Nivi has been a leading advocate of social learning since his days as a teacher for Princeton Review and Kaplan, and the principles of collaborative learning form the underpinning for Grockit’s popular college test prep service as well as for Learnist, which is available both on the web and as an iOS app.
So what exactly is Learnist? One user calls it “Wikipedia on steroids meets Facebook.”
The number one type of content on Learnist is embedded video – everything from educational videos like how to solve linear equations to “how-to” videos about gardening, cooking, and swimming.
The second most common type of content is text (articles), and the third is entire Wikipedia entries.
“What we have done here is to create a platform where anyone can remix the web,” says Nivi. “There are so many free resources on the web – more than could ever fit into any $200 textbook. We then make it super easy for people to share what they know.”
Looking back over the past decade, Nivi marvels at how quickly this huge mass of free educational and instructional content has flooded online.
“Human beings simply decided they wanted to share their knowledge with one another, for free,” he notes, citing the rise of Wikipedia and the free knowledge movement as the harbinger of what was to come.
“So now there’s a new problem,” he continues. “Too much information. Everything that there is to learn is available online. Starting about five years ago a flood of video has come online, at YouTube and elsewhere, so now there are probably some 2000 videos on how to solve linear equations.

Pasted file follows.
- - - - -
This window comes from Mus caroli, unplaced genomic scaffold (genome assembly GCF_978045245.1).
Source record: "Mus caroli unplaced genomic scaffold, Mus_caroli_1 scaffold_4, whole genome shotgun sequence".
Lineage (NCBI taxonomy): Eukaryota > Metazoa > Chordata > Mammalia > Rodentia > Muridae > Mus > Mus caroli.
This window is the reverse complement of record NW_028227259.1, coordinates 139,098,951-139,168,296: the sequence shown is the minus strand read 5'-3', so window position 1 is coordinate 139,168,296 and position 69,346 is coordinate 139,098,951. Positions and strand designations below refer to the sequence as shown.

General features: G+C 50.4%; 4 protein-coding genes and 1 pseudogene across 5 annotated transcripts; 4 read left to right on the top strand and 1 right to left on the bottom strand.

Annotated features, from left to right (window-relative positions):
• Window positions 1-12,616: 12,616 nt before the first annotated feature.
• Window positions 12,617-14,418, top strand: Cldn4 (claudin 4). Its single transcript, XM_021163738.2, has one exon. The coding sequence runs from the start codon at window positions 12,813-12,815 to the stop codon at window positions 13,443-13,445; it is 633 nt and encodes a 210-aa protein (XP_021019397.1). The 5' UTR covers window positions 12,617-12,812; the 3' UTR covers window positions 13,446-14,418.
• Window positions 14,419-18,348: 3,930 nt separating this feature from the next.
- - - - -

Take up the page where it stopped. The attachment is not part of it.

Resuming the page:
“It all happened so quickly – from nothing to too much.”
Users who sign in to Learnist (it says “By Invitation Only” but the company says anyone who clicks will receive an invite) can create “learnboards” to curate content on pretty much any topic they choose. (Topics are called “tags” at Learnist.)
Users can also embed these boards on to their blogs, websites, or lesson plans.
Up until now, teachers have been somewhat constrained in their ability to use Learnist because there was not an option to keep their boards private.
But the company is changing that by launching a “groups” feature that will allow educators to protect the privacy of their students while using Learnist in the classroom.
So now that teachers – who Nivi says “have been beating down our doors for months” – will be integrating this new learning platform into their teaching methods, it’s intriguing to revisit the evidence of how collaborative learning works.
Here is how Nivi explains it:
“We’re data driven here. And what we’ve learned over the past five years with Grockit is that when students collaborate online and work together they all get smarter in the process. What’s amazing is this holds true on all levels. If a smart kid and a dumb kid study together they both do better. If two smart kids study together they both do better. If two dumb kids study together they both get better.
“Everyone does better on tests after studying together.
Nivi cites a recent example where a group of impoverished kids in Detroit improved their scores on the college admission test ACT so dramatically that the testing board opened an investigation into whether they had somehow cheated on the test.
When the kids explained they had been studying together with Grockit, the board quickly closed its investigation.